Neuropathologic and biochemical changes during disease progression in liver x receptor β-/-mice, a model of adult neuron disease

Paolo Bigini, Knut R. Steffensen, Anna Ferrario, Luisa Diomede, Giovanni Ferrara, Sara Barbera, Sonia Salzano, Elena Fumagalli, Pietro Ghezzi, Tiziana Mennini, Jan Åke Gustafsson

Research output: Contribution to journalArticle

Abstract

In amyotrophic lateral sclerosis (ALS), there is selective degeneration of motor neurons that leads to paralysis and death. Although the etiology of ALS is unclear, its heterogeneity suggests that a combination of factors (endogenous and/or environmental) may induce progressive motor neuron stress that results in the activation of different cell death pathways. Alterations of brain cholesterol homeostasis have recently been considered as possible cofactors in many neurodegenerative disorders, including ALS. The liver X receptor β (LXRβ) receptor is involved in lipogenesis and cholesterol metabolism, and we previously found that adult-onset motor neuron pathology occurs in LXRβ mice. Here, we investigated neuromuscular alterations of LXRβ mice from ages 3 to 24 months. Increased cholesterol levels, gliosis, and inflammation preceded motor neuron loss and clinical disease onset; the mice showed progressivemotor neuron deficits starting from age 7 months. The numbers ofmotor neurons and neuromuscular junctions were decreased in 24-month-old mice, but neither paralysis nor reduced life span was observed. Moreover, other spinal neurons were also lost in these mice. These results suggest that LXRβ may inhibit neuroinflammation and maintain cholesterol homeostasis, and that LXRβ mice represent a potential model for investigating the role of cholesterol in ALS and other neurodegenerative disorders.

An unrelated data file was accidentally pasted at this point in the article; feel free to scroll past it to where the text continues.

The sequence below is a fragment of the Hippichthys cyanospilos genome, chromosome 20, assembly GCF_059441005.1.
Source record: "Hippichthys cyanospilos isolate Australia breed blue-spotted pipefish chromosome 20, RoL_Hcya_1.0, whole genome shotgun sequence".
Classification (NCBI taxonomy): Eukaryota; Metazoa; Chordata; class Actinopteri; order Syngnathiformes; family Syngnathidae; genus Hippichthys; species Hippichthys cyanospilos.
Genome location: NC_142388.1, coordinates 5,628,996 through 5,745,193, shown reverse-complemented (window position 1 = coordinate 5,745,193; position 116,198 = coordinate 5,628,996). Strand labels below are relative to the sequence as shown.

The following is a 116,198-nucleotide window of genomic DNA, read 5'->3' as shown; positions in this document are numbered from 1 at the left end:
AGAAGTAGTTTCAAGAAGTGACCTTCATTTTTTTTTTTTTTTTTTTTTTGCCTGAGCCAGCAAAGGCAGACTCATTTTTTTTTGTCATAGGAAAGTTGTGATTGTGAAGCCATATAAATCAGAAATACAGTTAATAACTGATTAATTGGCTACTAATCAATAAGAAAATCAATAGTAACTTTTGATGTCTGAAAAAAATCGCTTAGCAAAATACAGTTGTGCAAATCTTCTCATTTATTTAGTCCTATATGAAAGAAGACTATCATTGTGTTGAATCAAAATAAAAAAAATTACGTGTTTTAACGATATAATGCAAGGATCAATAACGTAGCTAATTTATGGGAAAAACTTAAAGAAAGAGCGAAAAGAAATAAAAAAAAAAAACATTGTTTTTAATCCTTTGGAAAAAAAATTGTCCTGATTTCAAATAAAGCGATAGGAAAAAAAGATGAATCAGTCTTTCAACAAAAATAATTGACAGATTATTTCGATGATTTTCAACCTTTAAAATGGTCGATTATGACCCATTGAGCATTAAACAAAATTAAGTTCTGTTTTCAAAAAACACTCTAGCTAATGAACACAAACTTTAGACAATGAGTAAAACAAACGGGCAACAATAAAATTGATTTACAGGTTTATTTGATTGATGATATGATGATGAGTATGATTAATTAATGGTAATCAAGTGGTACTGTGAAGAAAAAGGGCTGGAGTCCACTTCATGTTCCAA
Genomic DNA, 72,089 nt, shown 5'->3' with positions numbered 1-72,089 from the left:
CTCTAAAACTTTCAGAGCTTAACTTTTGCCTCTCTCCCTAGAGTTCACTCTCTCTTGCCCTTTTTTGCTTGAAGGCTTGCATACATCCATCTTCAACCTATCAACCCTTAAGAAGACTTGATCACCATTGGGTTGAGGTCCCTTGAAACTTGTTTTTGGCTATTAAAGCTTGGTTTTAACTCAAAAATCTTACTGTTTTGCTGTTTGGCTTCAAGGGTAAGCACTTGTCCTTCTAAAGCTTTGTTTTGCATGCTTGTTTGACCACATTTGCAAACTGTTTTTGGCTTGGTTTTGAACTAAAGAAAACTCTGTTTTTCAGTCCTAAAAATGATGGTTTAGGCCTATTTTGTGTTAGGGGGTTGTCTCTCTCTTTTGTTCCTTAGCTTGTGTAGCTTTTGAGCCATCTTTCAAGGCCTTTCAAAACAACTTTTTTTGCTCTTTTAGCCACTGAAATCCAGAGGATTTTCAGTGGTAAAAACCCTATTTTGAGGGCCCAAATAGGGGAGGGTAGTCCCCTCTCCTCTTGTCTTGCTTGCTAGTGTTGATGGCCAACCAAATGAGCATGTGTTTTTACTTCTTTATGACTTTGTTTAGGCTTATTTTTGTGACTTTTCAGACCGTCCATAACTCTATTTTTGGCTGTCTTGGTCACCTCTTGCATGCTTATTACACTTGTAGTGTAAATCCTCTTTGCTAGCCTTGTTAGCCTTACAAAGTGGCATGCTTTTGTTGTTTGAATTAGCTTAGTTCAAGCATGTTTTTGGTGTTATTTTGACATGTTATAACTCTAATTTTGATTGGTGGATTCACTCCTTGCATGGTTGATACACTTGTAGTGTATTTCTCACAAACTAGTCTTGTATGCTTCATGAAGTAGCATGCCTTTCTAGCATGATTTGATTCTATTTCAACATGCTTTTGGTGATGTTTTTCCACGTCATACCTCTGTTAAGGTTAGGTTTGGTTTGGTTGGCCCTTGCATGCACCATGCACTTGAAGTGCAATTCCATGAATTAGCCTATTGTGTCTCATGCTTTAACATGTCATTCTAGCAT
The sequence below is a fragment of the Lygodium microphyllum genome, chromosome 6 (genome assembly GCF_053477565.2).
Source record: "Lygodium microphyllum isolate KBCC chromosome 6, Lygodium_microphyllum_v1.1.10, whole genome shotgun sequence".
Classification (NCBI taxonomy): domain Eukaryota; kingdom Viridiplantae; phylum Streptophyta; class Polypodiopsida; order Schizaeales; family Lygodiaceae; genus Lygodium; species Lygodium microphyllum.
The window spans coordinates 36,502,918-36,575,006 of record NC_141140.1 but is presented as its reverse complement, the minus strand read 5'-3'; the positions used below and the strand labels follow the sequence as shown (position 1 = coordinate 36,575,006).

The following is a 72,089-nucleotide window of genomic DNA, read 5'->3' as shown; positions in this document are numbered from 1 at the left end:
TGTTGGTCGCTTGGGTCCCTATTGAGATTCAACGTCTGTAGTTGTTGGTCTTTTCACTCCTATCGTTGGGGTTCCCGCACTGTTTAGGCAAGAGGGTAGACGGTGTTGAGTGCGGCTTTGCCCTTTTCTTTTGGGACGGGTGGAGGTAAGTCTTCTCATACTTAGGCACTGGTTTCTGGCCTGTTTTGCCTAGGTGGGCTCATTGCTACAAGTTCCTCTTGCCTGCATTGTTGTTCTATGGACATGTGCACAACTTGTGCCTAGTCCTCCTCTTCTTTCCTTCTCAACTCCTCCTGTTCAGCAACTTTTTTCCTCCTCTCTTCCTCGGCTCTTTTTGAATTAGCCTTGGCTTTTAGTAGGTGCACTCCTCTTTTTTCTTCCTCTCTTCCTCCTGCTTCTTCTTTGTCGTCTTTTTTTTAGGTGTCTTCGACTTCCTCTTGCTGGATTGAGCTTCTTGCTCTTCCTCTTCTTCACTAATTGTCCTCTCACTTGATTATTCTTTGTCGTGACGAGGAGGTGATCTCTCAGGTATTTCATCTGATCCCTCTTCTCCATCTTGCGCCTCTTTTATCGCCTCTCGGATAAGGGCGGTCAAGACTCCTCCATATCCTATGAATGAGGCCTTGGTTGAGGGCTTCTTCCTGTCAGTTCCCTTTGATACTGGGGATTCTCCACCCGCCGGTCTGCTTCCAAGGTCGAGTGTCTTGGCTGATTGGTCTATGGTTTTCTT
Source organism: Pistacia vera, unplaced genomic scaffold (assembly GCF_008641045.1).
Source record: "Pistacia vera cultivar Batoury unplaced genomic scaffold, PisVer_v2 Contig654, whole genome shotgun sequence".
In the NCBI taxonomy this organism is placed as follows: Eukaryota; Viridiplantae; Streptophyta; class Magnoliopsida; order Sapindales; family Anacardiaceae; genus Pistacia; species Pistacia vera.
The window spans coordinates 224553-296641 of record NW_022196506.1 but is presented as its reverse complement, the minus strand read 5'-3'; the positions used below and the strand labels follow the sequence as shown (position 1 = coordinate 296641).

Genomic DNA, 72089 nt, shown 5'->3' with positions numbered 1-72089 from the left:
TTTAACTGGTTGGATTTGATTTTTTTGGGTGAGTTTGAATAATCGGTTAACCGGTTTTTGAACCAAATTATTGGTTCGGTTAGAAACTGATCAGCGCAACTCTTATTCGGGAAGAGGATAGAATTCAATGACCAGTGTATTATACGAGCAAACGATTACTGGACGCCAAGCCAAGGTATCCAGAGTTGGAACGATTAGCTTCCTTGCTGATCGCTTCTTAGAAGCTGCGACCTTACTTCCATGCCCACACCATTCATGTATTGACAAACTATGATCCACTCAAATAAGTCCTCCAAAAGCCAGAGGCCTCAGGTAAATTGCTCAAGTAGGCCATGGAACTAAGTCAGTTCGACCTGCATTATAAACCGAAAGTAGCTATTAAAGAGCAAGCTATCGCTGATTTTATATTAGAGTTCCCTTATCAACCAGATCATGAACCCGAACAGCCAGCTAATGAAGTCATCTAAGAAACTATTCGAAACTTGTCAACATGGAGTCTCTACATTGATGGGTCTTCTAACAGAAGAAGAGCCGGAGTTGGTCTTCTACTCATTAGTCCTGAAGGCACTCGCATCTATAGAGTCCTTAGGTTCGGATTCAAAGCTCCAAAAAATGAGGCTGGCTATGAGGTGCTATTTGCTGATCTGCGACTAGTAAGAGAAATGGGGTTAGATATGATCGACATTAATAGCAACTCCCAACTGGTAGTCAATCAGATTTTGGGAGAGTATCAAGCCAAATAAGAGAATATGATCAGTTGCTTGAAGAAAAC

Original languageEnglish
Pages (from-to)593-605
Number of pages13
JournalJournal of Neuropathology and Experimental Neurology
Volume69
Issue number6
DOIs
Publication statusPublished - Jun 2010

Keywords

  • Amyotrophic lateral sclerosis
  • Cholesterol
  • CNS inflammation
  • Glial cells
  • Liver X receptors
  • Motor neurons
  • Spinal neurons.

ASJC Scopus subject areas

  • Pathology and Forensic Medicine
  • Clinical Neurology
  • Neurology
  • Cellular and Molecular Neuroscience

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